Dual- and quad-core PCs are now ubiquitous.  While making your operating system a better multi-tasking environment, they’ve had a limited effect on the code that most technical professionals write.  This is largely because of the perceived difficulty of parallel programming.   The evolution , however, of high-level languages that support multi-threading throughout the 90s and beyond, removed the need to manage threads at the low level, allowing engineers to concentrate on what part of the algorithm could be run in parallel.  Given the ever-increasing complexity of systems that have to be simulated, multi-threaded programming can offer significant time savings for many the problems that can be easily parallelized (and for which time-savings of parallelization outweigh the overhead).

Many industrially-relevant problems are highly parallelizable, including


Maple 13’s multi-threading model reduced the time taken to generate this quaternion fractal

  • Monte Carlo Option Pricing.  Financial engineers need to make split-second trading decisions.  Stochastic option pricing is highly parallelizable because each path can be calculated independently of others.
  • 2D FFTs.   This can be considered an independent sequence of in-place FFTs on the rows and then the columns of the 2D data.
  • Video or image processing.  Many of the filters in Adobe Photoshop, for example, are multi-threaded.

Take a simple example – the Monte Carlo integration of a single-variable function, f(x).  A simple single-threaded routine is simple to prototype.

  1. Generate n random points X1,Y1…Xn,Yn in the solution space
  2. Test whether each point Yi lies between f(Xi) and the x-axis; if it does, increment or decrement a value in a global vector, monteVector,  by 1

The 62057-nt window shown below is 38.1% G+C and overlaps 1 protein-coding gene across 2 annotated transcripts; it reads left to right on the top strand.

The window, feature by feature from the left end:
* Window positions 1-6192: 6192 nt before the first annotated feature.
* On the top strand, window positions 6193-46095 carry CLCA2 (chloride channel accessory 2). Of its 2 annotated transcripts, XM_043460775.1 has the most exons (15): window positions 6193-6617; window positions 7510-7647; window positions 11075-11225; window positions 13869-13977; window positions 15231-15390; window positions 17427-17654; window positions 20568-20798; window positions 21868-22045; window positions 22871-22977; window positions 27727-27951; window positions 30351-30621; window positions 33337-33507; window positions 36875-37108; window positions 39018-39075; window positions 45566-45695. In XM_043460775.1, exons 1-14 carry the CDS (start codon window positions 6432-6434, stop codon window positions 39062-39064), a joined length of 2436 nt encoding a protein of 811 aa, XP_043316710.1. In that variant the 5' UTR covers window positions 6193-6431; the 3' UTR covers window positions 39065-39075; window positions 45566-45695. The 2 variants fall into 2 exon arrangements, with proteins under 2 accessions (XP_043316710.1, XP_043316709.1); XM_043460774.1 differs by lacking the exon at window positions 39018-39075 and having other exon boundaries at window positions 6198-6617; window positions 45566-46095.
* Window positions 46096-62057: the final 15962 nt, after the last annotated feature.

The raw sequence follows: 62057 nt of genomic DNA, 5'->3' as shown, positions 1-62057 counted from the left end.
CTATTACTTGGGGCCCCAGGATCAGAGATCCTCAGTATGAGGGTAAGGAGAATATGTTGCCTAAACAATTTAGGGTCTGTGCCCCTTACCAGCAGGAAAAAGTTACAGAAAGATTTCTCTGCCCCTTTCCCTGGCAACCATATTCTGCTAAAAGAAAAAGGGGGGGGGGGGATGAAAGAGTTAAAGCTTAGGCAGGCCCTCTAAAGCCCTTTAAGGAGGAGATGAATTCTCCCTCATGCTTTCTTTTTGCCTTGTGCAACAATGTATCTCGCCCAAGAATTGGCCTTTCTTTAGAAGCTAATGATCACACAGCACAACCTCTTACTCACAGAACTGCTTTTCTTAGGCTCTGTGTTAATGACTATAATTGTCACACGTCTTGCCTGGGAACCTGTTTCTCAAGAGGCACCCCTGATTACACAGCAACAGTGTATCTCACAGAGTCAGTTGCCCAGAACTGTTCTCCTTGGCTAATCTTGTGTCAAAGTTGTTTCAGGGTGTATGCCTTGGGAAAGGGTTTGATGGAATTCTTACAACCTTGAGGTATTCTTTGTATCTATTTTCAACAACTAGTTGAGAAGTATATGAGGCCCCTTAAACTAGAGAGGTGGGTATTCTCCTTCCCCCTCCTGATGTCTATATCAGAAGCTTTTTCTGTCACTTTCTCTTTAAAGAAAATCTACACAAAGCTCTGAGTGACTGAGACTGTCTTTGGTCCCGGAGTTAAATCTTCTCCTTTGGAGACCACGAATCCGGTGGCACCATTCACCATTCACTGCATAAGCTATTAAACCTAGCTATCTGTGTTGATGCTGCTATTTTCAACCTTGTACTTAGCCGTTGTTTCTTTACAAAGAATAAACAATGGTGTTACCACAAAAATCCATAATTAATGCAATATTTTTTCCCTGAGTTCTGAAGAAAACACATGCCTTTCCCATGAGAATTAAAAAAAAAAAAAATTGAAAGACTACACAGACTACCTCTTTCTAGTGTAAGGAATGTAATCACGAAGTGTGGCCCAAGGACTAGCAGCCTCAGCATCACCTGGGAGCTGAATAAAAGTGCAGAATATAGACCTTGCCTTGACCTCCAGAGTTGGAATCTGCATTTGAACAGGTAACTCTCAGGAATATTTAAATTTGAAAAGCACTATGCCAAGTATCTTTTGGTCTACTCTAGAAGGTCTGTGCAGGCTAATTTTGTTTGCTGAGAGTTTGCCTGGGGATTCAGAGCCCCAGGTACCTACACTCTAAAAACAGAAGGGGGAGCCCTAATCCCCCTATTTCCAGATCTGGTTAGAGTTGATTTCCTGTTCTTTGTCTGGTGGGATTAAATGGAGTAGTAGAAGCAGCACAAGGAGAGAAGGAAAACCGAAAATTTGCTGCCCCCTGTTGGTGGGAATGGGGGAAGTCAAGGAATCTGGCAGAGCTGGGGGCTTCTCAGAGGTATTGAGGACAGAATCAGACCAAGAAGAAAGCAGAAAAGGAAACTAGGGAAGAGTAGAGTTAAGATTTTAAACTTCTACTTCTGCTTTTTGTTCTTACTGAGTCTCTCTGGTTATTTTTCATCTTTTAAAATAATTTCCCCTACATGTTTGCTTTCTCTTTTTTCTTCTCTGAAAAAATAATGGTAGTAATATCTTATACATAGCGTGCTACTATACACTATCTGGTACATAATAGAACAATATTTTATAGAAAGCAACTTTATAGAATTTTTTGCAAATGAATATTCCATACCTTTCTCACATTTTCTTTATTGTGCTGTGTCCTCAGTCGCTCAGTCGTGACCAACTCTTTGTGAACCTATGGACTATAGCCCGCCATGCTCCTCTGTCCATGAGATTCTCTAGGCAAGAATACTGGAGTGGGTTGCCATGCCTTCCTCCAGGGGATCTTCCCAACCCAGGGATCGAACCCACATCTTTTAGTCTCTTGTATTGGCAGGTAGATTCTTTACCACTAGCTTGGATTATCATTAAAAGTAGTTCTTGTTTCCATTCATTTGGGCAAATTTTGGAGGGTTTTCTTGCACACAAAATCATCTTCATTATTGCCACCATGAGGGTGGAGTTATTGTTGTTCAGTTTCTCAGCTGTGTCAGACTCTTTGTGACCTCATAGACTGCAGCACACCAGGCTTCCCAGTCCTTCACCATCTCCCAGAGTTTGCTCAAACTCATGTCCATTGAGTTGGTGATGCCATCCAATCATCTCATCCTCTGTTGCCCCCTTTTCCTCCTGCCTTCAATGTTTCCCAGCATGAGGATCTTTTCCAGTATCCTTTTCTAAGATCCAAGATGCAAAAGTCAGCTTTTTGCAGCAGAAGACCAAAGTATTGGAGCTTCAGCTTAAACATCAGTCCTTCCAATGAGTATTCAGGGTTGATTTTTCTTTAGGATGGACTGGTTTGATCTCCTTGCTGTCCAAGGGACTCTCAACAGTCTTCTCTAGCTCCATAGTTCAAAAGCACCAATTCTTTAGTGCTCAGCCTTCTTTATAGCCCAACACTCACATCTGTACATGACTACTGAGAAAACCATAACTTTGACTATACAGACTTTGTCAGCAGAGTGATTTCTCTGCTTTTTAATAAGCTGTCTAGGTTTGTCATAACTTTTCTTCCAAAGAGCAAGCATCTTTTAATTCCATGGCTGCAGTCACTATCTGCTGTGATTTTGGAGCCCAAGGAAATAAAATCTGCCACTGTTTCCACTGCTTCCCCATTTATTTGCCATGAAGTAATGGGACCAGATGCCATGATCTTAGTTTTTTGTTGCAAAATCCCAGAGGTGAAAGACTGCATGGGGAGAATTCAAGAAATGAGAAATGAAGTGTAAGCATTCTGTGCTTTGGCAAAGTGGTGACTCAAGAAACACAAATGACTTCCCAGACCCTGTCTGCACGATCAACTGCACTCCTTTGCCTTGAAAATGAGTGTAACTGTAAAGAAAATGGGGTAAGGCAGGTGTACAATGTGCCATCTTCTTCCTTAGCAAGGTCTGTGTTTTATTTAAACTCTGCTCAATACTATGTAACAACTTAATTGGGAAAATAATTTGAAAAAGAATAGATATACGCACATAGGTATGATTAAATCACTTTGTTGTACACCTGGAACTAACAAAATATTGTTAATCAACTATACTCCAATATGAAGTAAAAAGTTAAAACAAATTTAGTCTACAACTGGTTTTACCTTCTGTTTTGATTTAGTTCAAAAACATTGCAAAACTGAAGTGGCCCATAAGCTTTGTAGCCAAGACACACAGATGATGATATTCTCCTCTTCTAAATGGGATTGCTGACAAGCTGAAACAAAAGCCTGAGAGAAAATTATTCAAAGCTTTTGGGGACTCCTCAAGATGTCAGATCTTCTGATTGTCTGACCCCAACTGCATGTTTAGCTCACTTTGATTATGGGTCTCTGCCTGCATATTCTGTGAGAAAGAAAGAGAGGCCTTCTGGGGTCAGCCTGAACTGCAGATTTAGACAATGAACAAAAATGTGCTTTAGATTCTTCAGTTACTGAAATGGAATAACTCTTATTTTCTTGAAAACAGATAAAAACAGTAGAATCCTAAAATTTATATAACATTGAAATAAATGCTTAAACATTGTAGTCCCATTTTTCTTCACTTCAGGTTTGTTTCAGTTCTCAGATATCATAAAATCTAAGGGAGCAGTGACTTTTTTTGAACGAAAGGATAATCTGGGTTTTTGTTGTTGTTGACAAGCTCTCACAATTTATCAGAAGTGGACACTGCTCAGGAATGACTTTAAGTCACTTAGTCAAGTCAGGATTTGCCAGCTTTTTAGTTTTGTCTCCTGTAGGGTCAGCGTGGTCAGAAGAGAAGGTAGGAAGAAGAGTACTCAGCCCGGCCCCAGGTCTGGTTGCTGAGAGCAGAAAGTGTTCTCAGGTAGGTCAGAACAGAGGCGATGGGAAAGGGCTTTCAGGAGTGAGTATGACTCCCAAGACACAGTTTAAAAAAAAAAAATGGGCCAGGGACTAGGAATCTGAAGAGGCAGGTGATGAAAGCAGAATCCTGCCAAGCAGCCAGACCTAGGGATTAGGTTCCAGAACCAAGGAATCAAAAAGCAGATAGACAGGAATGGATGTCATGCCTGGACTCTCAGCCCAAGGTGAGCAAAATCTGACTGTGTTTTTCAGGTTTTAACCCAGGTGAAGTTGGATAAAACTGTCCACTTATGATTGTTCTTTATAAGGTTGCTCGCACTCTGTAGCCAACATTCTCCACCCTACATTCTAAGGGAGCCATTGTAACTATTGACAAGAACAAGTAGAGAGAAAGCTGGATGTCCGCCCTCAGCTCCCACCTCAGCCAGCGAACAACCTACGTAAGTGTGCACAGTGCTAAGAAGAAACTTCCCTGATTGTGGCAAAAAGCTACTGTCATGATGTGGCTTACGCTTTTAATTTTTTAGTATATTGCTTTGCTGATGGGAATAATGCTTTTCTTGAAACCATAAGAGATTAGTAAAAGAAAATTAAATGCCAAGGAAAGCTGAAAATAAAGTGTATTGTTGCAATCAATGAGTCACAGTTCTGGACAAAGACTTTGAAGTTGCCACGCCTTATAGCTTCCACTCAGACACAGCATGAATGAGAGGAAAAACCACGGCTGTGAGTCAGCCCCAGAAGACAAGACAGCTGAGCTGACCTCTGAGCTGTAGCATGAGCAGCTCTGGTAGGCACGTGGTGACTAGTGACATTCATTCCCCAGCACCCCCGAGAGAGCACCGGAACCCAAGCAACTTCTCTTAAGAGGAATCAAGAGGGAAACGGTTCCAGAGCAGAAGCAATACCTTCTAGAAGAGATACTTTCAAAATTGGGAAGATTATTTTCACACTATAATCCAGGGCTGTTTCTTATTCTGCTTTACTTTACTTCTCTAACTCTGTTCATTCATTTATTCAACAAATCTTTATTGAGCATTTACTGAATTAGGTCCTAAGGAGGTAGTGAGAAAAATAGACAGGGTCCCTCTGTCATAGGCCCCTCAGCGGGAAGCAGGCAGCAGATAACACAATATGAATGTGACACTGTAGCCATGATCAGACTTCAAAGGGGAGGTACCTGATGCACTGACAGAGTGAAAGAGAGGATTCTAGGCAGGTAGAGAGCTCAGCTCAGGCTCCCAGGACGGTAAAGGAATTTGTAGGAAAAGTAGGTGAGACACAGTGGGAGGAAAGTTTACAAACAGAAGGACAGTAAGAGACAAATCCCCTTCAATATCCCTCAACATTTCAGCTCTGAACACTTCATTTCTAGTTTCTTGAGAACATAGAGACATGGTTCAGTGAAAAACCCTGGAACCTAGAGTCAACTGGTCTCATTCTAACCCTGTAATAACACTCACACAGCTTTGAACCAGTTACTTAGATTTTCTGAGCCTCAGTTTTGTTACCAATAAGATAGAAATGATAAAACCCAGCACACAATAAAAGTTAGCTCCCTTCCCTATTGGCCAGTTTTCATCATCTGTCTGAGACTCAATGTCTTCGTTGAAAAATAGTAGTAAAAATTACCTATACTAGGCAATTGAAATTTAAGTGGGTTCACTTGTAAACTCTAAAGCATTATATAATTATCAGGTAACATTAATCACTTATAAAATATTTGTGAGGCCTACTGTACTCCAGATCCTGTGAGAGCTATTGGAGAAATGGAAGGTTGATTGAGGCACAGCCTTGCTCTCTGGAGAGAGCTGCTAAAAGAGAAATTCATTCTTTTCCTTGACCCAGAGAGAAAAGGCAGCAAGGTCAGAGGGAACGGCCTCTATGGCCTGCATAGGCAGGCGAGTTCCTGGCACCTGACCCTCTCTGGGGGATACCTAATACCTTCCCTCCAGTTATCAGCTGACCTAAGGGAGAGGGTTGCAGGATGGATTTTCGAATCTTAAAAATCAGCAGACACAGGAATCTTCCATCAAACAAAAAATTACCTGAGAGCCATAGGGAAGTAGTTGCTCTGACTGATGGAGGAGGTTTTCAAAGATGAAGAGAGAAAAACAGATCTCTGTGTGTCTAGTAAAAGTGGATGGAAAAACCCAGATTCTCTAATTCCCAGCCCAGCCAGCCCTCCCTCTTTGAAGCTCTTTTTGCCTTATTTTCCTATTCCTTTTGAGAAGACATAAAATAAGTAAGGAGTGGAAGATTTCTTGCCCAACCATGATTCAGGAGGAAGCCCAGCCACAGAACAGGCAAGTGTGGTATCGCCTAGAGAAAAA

3. Add all the elements in monteVector, divide by n and multiply by the area of the solution space.

This is what a Maple procedure for part 2 could look like (i_low and i_high are 1 and n respectively for the single-threaded version – I’ve kept them as parameters to make this procedure easier to parallelize).


This procedure is computationally intensive but is also highly parallelizable.  (In fact, it’s embarrassingly parallel; each point Xi,Yi in the solution space can be considered independently of all others.)

Using the new Task Programming  Model in Maple 13, this is what a recursive procedure that queues small chunks of the solution space on separate processors would look like:


Is the solution space larger than 1000 points?


If yes, divide the solution space by two and spawn two instances of monteTaskDistribute() with Continue(), each with separate bounds for the solution space.  Maple distributes each instance to separate work queues (one for each processor).


If no, pass that chunk of data to monteCarlo()  for processing

The Task Programming Model automatically scales to the number of processors you have on your machine – you use the same code whether you’re using a dual- or quad-core computer.

The complete implementation (together with a timing calculation) is in the worksheet attached to this post .  I’ve found that the multi-threaded routine is about 30% faster on my dual-core computer than the single-threaded version.

As a bonus, I’ve also attached a worksheet that calculates the value of Pi via a Monte-Carlo method – again the multi-threaded version is about 30% faster on a dual core computer. (There’s also a multi-threaded Mandelbrot Set Explorer on the Application Centre.)

This is just the beginning of the parallelization of Maple.  Some of the new polynomial algorithms we’re developing are superlinear in their speedup – an operation on 4 cores is more than 4 times faster than the same operation on a single core. Even with our current architecture, however, Maple still delivers an environment that allows you to write efficient, scalable, multi-threaded code in an easy-to-use, high-level programming language.

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